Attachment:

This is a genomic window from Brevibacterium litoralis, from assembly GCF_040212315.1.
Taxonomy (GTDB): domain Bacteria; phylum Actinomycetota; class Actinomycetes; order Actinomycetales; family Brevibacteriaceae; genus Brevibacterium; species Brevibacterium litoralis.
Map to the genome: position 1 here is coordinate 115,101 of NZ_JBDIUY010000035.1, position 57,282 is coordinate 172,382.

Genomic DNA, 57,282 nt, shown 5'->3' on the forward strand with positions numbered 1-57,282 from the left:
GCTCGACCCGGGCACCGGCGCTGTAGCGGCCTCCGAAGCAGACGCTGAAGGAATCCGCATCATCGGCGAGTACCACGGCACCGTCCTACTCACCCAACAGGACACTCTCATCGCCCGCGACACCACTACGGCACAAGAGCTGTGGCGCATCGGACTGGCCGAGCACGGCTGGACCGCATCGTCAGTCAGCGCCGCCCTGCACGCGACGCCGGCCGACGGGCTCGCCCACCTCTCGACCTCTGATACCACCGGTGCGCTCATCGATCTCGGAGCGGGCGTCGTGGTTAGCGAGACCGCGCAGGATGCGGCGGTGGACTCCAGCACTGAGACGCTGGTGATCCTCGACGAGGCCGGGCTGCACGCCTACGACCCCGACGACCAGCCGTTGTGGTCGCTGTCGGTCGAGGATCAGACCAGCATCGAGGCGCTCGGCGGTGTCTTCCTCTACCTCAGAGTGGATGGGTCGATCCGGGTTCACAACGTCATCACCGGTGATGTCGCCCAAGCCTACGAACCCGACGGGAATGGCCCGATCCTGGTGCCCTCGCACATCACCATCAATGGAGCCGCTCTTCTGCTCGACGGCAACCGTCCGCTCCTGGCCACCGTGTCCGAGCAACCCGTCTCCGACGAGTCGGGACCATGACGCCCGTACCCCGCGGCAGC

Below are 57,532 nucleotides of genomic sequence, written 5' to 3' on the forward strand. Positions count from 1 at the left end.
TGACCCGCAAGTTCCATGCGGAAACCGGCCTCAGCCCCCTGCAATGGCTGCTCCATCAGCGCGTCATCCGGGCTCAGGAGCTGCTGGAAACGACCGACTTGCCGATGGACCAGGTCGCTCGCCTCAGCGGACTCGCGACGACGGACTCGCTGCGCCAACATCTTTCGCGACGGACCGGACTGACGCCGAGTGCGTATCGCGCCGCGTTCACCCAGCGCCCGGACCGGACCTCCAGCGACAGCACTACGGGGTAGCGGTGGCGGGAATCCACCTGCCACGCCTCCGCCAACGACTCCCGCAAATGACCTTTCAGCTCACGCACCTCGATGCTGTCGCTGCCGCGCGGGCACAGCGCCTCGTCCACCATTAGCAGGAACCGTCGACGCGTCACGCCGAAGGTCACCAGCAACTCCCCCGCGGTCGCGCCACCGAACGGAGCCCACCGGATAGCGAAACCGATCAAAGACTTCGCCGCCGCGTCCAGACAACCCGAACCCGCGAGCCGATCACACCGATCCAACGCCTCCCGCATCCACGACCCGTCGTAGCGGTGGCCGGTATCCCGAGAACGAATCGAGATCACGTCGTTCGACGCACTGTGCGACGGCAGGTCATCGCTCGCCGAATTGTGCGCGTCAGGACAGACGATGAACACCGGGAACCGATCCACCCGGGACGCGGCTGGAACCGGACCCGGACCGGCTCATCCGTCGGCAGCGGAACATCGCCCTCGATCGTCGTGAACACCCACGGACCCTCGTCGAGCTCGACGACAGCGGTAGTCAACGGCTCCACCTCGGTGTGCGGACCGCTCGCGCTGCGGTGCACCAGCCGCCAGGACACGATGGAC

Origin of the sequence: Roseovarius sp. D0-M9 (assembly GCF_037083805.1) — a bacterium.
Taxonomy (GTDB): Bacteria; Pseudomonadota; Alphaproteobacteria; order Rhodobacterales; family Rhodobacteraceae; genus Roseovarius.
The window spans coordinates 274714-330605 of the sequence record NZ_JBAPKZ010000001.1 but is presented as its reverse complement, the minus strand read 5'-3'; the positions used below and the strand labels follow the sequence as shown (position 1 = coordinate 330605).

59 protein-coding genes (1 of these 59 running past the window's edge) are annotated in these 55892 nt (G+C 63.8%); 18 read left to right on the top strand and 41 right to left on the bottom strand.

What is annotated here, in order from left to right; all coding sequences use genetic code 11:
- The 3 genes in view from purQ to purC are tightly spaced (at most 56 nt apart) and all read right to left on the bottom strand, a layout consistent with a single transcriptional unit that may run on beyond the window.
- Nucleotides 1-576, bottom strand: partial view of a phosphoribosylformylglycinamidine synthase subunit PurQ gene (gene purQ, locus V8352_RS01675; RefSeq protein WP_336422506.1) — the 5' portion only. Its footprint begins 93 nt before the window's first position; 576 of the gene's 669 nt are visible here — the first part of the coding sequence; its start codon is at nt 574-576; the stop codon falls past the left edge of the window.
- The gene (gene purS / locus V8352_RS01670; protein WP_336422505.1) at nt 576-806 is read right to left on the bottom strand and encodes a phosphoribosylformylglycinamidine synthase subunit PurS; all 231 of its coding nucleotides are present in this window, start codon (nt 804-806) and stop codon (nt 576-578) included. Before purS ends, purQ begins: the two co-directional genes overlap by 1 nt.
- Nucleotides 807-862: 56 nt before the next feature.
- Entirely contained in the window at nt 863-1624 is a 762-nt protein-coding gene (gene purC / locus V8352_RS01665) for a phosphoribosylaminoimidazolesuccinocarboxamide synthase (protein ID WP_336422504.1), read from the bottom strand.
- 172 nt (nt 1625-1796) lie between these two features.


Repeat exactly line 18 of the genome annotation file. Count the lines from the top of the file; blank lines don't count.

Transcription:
- 172 nt (nt 1625-1796) lie between these two features.